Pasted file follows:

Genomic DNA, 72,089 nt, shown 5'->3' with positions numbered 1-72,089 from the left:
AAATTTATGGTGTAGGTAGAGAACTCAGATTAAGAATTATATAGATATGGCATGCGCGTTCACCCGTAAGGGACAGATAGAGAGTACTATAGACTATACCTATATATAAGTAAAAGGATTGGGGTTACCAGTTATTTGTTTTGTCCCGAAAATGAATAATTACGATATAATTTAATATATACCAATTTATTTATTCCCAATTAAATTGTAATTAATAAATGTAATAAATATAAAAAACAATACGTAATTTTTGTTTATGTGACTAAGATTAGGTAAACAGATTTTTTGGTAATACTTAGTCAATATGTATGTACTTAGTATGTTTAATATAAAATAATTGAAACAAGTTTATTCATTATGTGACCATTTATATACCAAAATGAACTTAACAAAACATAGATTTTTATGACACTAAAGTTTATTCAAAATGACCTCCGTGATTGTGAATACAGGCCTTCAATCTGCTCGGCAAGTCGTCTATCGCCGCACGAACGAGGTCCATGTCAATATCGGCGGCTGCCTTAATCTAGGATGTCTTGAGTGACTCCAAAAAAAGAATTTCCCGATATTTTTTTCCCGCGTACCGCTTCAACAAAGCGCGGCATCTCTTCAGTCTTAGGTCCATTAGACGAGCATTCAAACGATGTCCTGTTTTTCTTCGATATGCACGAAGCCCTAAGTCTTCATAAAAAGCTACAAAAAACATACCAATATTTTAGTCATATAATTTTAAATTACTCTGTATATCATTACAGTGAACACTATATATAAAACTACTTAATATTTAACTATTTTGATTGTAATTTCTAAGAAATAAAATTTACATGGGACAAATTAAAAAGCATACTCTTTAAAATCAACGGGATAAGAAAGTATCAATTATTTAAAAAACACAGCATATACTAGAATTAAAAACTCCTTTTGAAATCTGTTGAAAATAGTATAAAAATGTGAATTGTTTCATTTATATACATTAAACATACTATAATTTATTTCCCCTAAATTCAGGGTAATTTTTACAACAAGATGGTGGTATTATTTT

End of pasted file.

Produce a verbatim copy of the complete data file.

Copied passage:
Genomic DNA, 72,089 nt, shown 5'->3' with positions numbered 1-72,089 from the left:
AAATTTATGGTGTAGGTAGAGAACTCAGATTAAGAATTATATAGATATGGCATGCGCGTTCACCCGTAAGGGACAGATAGAGAGTACTATAGACTATACCTATATATAAGTAAAAGGATTGGGGTTACCAGTTATTTGTTTTGTCCCGAAAATGAATAATTACGATATAATTTAATATATACCAATTTATTTATTCCCAATTAAATTGTAATTAATAAATGTAATAAATATAAAAAACAATACGTAATTTTTGTTTATGTGACTAAGATTAGGTAAACAGATTTTTTGGTAATACTTAGTCAATATGTATGTACTTAGTATGTTTAATATAAAATAATTGAAACAAGTTTATTCATTATGTGACCATTTATATACCAAAATGAACTTAACAAAACATAGATTTTTATGACACTAAAGTTTATTCAAAATGACCTCCGTGATTGTGAATACAGGCCTTCAATCTGCTCGGCAAGTCGTCTATCGCCGCACGAACGAGGTCCATGTCAATATCGGCGGCTGCCTTAATCTAGGATGTCTTGAGTGACTCCAAAAAAAGAATTTCCCGATATTTTTTTCCCGCGTACCGCTTCAACAAAGCGCGGCATCTCTTCAGTCTTAGGTCCATTAGACGAGCATTCAAACGATGTCCTGTTTTTCTTCGATATGCACGAAGCCCTAAGTCTTCATAAAAAGCTACAAAAAACATACCAATATTTTAGTCATATAATTTTAAATTACTCTGTATATCATTACAGTGAACACTATATATAAAACTACTTAATATTTAACTATTTTGATTGTAATTTCTAAGAAATAAAATTTACATGGGACAAATTAAAAAGCATACTCTTTAAAATCAACGGGATAAGAAAGTATCAATTATTTAAAAAACACAGCATATACTAGAATTAAAAACTCCTTTTGAAATCTGTTGAAAATAGTATAAAAATGTGAATTGTTTCATTTATATACATTAAACATACTATAATTTATTTCCCCTAAATTCAGGGTAATTTTTACAACAAGATGGTGGTATTATTTT